Whether a solar water heating system will provide any real benefit is purely a function how much energy the volume of water in question requires and how much energy the collector can deliver and when.
The energy required to heat for example, a 200L geyser by 40 degrees Celsius is 9.13kWh.
Systems currently listed on the Eskom web site show products with energy delivery ratings from 3.74kWh to 9.23kWh for 200L systems.
This rating is known as the Q factor. It is produced from SABS test measurements and indicates the heat output from an insolation level of 16MJ or 4.44kWh/m2/day of sunlight energy.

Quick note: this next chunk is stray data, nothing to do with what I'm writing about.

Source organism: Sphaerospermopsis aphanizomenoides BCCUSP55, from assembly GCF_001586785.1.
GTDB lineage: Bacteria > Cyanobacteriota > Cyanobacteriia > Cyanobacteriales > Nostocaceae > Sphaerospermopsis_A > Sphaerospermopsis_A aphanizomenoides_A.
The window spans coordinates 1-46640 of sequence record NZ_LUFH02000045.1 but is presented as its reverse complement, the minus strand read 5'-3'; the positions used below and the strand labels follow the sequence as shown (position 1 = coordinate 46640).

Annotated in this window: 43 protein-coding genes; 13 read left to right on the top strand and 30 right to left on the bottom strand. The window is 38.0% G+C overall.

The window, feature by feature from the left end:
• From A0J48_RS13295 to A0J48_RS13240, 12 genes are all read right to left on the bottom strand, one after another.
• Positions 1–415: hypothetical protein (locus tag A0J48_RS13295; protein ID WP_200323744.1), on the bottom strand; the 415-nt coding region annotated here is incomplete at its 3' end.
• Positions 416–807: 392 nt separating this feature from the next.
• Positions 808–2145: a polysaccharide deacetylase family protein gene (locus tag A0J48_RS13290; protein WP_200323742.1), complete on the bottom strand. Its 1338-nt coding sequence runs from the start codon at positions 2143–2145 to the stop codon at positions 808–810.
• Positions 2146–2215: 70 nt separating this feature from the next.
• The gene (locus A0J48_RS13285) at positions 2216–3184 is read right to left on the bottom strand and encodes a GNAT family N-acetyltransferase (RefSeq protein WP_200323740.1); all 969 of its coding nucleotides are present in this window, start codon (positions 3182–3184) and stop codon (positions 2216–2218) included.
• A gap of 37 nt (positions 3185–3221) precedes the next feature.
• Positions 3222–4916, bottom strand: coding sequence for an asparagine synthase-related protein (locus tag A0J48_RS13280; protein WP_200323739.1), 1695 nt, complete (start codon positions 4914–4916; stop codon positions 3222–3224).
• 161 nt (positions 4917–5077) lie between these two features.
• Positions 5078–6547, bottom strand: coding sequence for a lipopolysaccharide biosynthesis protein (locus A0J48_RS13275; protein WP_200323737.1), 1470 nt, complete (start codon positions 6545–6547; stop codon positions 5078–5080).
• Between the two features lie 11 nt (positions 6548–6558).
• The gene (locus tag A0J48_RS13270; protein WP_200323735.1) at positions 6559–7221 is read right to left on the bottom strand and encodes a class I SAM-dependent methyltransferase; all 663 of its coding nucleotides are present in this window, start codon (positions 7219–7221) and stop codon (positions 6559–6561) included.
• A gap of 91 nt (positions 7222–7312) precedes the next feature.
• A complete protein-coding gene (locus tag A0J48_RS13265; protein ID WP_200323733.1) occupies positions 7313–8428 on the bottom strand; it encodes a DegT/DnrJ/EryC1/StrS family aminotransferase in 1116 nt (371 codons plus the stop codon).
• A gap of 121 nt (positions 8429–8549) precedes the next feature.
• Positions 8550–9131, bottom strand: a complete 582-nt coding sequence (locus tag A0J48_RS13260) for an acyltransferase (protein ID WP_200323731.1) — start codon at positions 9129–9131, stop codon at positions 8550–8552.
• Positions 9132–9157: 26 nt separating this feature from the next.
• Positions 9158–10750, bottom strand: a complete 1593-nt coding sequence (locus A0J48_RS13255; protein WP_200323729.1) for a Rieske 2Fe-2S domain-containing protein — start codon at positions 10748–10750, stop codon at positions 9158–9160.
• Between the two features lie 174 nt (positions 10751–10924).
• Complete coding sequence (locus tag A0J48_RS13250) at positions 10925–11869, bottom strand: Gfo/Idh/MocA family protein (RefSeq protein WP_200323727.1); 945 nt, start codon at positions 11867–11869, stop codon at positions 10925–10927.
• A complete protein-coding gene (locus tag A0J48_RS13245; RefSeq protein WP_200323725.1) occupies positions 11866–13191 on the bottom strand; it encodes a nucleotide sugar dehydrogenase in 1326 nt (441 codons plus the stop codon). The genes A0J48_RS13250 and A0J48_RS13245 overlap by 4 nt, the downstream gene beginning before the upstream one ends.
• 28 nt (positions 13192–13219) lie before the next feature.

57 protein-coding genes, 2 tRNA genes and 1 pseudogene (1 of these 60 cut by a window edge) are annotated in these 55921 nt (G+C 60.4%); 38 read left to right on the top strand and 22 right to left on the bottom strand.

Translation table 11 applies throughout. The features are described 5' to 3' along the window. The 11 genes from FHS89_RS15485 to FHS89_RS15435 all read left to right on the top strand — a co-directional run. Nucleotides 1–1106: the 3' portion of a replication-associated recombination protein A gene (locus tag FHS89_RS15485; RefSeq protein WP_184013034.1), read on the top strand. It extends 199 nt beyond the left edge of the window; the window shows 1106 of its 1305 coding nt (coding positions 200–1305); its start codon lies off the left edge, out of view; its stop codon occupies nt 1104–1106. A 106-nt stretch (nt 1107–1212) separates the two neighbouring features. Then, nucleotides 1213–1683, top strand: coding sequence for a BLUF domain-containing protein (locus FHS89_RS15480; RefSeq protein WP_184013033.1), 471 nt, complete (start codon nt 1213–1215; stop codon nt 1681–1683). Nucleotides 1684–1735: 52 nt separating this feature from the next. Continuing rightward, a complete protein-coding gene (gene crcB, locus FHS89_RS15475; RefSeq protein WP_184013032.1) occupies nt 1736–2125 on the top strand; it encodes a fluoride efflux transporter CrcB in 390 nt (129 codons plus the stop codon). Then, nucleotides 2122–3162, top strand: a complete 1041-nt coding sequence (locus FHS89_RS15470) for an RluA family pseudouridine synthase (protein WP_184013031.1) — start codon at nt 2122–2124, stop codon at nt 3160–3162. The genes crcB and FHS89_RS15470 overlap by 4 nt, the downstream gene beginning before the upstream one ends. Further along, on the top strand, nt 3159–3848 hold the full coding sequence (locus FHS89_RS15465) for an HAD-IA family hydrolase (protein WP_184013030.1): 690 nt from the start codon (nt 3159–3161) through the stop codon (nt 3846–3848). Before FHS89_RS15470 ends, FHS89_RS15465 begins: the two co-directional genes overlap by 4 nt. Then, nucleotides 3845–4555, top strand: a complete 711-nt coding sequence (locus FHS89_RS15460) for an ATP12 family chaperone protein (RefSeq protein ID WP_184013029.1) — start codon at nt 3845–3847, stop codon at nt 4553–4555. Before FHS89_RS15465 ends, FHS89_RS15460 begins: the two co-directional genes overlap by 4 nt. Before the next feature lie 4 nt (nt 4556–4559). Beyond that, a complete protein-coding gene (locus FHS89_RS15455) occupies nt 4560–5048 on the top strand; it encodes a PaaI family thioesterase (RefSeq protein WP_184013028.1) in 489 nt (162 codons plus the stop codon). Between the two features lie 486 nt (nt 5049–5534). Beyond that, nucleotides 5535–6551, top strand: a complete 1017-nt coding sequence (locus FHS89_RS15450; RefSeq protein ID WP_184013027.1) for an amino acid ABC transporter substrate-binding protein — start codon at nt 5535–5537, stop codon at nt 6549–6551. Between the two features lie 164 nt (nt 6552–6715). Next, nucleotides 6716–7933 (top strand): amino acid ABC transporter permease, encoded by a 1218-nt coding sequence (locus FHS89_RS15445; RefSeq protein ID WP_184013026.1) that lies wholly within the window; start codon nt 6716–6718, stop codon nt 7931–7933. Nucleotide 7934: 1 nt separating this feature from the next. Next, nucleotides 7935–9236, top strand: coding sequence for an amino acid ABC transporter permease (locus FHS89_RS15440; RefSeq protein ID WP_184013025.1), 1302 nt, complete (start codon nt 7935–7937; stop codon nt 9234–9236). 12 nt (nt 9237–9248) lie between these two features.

This means that the 3.74kWh product will provide 41% of the energy required whereas the 9.23kWh product will deliver 101% of the energy required to achieve a 40-degree temperature rise in the 200L of water.
Many systems available on the subsidy scheme are, in my opinion, under powered some of which are even S ABS Mark approved. Unfortunately, mark approval in the case of Solar Water Heating equipment does not indicate that the product is fit for purpose.
The minimum output energy rating required for approval being only 2.5kWh regardless of the volume of water into which the energy is being delivered. Typically in a 200l geyser 2.5kWh is just enough to keep the water hot. It will not provide sufficient energy to reheat the water used.
Make sure you select a product with a High Q Factor and compare it to the required to heat the volume of water in question.